2. Birth rates are decreasing
a. everywhere.
b. only in ‘rich’ countries.
c. mainly in the US and the UK.

3. Women in high-income countries
a. are less free to decide when to have children.
b. start having children later in life.
c. are less emancipated than in the past.

4. Low fertility rates can be considered a ‘success story’ because
a. it’s partly the result of the emancipation of women.
b. women become mothers only when they become rich.
c. women won’t have children unless they have a career first.

5. Many women and their partners are delaying having children because
a. they are economically secure.
b. they don’t have parental leave.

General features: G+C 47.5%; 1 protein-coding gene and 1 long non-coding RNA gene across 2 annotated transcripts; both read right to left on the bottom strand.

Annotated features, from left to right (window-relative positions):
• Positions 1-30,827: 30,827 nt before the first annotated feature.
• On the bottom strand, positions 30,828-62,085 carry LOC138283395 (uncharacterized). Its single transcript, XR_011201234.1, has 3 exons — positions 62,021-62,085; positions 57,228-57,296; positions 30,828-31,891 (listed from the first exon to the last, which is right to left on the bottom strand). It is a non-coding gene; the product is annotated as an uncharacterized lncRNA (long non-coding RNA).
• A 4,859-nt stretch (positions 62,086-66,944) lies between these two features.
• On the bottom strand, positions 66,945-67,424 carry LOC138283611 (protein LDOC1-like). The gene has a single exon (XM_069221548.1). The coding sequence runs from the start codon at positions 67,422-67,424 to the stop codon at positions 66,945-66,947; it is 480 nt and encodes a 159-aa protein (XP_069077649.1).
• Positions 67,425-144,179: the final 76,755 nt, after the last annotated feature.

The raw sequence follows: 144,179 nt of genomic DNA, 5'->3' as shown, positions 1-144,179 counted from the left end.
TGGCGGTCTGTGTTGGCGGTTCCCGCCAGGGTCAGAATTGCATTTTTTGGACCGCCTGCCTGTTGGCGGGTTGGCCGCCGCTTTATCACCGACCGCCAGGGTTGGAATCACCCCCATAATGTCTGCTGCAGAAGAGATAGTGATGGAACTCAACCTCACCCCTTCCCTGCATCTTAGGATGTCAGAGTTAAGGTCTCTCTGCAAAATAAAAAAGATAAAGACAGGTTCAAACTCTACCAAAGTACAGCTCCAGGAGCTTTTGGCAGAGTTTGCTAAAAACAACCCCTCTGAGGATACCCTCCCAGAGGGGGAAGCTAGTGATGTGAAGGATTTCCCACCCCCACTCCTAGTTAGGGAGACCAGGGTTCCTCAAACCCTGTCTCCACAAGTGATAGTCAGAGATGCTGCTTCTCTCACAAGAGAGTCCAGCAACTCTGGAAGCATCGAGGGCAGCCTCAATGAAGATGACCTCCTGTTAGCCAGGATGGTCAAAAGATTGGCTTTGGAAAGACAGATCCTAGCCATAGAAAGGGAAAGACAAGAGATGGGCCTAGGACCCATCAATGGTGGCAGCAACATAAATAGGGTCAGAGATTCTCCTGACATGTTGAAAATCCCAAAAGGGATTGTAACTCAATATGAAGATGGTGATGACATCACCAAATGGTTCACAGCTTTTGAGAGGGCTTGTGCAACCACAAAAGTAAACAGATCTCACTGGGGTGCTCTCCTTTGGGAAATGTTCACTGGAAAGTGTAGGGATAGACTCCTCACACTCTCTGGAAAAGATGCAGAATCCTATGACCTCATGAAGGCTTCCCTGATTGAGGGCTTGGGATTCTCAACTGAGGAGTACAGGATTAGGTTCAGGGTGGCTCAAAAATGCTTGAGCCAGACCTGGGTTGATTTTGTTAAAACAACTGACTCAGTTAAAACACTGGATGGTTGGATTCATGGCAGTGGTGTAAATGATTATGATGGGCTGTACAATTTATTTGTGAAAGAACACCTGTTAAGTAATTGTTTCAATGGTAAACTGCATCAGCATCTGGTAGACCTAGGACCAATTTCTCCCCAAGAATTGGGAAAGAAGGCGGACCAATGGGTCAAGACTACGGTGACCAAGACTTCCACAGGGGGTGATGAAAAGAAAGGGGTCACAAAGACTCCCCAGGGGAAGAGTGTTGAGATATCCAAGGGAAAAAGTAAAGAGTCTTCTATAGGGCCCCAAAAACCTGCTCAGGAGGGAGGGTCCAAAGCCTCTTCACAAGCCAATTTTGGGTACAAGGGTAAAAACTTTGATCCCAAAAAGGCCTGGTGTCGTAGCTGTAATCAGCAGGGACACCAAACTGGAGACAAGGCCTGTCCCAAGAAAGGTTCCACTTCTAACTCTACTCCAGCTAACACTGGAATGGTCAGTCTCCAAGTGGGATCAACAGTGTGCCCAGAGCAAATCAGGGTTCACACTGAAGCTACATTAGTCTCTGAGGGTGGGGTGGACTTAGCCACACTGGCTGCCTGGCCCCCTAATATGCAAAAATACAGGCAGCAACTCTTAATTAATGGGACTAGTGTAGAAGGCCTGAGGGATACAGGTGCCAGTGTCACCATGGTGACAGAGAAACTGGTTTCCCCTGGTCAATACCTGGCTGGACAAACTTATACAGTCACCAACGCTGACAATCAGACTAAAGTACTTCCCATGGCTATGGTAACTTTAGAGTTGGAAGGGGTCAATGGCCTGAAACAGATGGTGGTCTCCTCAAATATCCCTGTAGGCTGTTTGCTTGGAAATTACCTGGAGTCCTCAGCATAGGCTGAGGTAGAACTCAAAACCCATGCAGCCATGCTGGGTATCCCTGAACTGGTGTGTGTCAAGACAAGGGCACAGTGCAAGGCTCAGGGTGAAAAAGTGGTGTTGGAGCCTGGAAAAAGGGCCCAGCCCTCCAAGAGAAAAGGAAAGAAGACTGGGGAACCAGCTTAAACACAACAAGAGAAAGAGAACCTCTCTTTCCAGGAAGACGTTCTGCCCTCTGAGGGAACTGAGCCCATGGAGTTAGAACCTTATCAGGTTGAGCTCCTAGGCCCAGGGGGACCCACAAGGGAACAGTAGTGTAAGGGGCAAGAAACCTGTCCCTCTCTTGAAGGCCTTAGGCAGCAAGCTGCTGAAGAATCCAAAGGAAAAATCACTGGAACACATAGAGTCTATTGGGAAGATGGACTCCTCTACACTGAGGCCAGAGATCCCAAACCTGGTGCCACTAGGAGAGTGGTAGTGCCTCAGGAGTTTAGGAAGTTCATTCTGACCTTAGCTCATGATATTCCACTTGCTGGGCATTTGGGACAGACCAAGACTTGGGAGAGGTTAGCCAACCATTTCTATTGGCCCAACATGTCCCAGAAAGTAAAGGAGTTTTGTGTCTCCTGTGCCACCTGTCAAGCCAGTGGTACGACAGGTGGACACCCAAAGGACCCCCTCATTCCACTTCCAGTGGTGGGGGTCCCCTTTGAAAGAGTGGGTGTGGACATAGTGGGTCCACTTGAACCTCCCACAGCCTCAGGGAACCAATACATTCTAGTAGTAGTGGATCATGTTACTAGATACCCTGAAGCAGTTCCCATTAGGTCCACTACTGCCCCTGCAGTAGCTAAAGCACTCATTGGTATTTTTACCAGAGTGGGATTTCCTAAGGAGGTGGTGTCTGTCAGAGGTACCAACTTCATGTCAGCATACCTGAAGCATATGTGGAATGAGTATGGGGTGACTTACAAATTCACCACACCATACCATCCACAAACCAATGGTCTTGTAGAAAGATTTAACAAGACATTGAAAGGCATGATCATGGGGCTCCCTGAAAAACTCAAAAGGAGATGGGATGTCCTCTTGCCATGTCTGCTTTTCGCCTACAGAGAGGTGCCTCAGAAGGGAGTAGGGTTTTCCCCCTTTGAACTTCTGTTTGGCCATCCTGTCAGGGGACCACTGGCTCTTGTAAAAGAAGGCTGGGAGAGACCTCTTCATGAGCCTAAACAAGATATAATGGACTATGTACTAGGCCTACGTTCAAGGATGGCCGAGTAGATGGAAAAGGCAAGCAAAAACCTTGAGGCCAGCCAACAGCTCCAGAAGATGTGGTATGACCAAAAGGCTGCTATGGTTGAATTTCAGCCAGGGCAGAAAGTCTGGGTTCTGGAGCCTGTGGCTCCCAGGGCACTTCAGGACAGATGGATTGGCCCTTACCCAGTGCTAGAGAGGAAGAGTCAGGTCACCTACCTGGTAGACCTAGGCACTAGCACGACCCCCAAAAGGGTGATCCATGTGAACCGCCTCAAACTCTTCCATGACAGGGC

c. they are afraid of losing their job.

6. Starting a family can be expensive, so the governments of several nations are
a. encouraging young parents to work harder.
b. helping young parents with measures such as longer parental leaves.
c. increasing the salaries of young parents.

7. American congresswoman Alexandria Ocasio-Cortez
a. decided not to have children.
b. said that young people are afraid of a coming climate breakdown.
c. thinks it is not wise to have children.

8. British singer-songwriter Blythe Pepino founded BirthStrike for Climate
a. to solve the declining birth rate problem.
b. as a direct answer to Alexandria Ocasio-Cortez’s concerns.
c. to raise awareness of the climate crisis.

9. According to scientific research, a growing population
a. always has a greater impact on the climate.
b. might not have a greater impact on the climate.
c. has a smaller impact on the climate.

10. One of the major economic problems of an aging population is